Did Indigenous Affairs Minister Jenny Macklin use Sorry Day to announce a policy position that would have provoked uproar if it came from the Coalition? That’s what appears to have happened on The 7:30 Report last night.

Kerry O’Brien put the proposition; “I don’t see how logically you can acknowledge or honestly acknowledge all the pain, all the personal tragedy and the injustice but then say all we’re going to give you by way of compensation is to say the word ‘sorry'” to her.

Macklin replied: “Our priority is to close the gap. We have to decide where we will put the necessary Federal Government money and we think the place has to be in addressing the terrible levels of disadvantage in housing, in health, in education, in making sure that people are participating in the economy. That’s where the desperate need is. And so that’s where we think the Federal Government money should go.”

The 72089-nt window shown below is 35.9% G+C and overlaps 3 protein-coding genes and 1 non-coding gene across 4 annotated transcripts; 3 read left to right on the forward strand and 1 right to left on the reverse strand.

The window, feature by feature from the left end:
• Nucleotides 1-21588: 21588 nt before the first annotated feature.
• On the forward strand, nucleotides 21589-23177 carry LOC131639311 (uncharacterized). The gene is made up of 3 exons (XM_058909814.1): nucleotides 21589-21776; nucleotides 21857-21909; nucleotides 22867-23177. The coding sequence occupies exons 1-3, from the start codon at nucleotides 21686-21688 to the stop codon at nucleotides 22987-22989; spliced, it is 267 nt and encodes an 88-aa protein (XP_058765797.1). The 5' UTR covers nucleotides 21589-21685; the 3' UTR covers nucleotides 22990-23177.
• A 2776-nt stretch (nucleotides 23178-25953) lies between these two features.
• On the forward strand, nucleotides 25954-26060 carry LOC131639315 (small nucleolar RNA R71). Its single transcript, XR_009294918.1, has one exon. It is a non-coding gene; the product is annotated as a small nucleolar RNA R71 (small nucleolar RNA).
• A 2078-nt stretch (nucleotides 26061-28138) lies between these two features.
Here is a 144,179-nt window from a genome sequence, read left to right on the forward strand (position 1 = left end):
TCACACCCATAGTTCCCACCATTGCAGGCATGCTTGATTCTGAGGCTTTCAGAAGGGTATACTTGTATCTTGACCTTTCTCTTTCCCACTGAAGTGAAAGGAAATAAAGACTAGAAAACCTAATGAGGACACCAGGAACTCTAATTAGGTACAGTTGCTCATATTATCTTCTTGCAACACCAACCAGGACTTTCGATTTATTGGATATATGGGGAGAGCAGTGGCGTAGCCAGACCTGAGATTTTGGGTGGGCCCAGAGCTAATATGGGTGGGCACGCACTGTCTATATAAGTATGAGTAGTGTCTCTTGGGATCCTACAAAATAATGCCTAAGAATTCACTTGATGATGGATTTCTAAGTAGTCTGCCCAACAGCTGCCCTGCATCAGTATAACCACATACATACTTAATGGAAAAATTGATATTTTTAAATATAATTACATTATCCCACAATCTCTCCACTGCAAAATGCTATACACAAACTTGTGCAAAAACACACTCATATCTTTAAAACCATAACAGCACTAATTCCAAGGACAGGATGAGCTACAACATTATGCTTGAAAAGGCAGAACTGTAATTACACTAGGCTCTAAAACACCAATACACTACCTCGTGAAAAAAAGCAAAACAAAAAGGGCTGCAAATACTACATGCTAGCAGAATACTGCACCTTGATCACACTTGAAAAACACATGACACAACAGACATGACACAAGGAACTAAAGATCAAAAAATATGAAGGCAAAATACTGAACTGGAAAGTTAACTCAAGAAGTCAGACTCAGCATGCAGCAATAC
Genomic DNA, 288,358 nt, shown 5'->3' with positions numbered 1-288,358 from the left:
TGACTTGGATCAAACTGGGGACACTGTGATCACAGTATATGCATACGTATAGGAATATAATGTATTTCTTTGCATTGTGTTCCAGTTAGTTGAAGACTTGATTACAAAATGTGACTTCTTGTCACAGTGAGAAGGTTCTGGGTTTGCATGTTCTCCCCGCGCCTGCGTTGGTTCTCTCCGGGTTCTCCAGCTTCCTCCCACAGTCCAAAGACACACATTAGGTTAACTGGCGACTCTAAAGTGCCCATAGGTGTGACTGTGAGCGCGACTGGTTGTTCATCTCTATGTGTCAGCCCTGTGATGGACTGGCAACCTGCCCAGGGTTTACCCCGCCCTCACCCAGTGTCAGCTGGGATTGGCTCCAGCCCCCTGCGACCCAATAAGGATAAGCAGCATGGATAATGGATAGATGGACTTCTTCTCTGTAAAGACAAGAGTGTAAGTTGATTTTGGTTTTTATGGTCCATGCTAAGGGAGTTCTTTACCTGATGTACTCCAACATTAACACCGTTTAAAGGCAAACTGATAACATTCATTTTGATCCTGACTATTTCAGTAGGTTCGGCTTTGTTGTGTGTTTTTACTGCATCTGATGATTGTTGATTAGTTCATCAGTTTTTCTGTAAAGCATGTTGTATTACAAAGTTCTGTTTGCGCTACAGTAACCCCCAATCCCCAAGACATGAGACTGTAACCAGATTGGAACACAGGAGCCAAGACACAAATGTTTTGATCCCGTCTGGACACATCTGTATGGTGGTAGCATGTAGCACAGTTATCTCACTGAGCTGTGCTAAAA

“Close the gap” was yesterday’s catchphrase from the government – to reconciliation what “working families” were to the election campaign. It’s a very worthy goal, too – but to reach it Macklin appears to have announced a policy of ruthlessly practical reconciliation.

Cut through the pollyspeak from last night and this is what she said:

Indigenous Australians have two choices. They can either seek compensation for the wrongs of the past or see that money invested in the future.

One of John Howard’s old cabinet colleagues joked yesterday that he would have been burnt at the stake if he’d shown his face at Parliament House yesterday.

If Mal Brough had announced a policy like Macklin’s, he would have suffered the same fate.

Peter Fray

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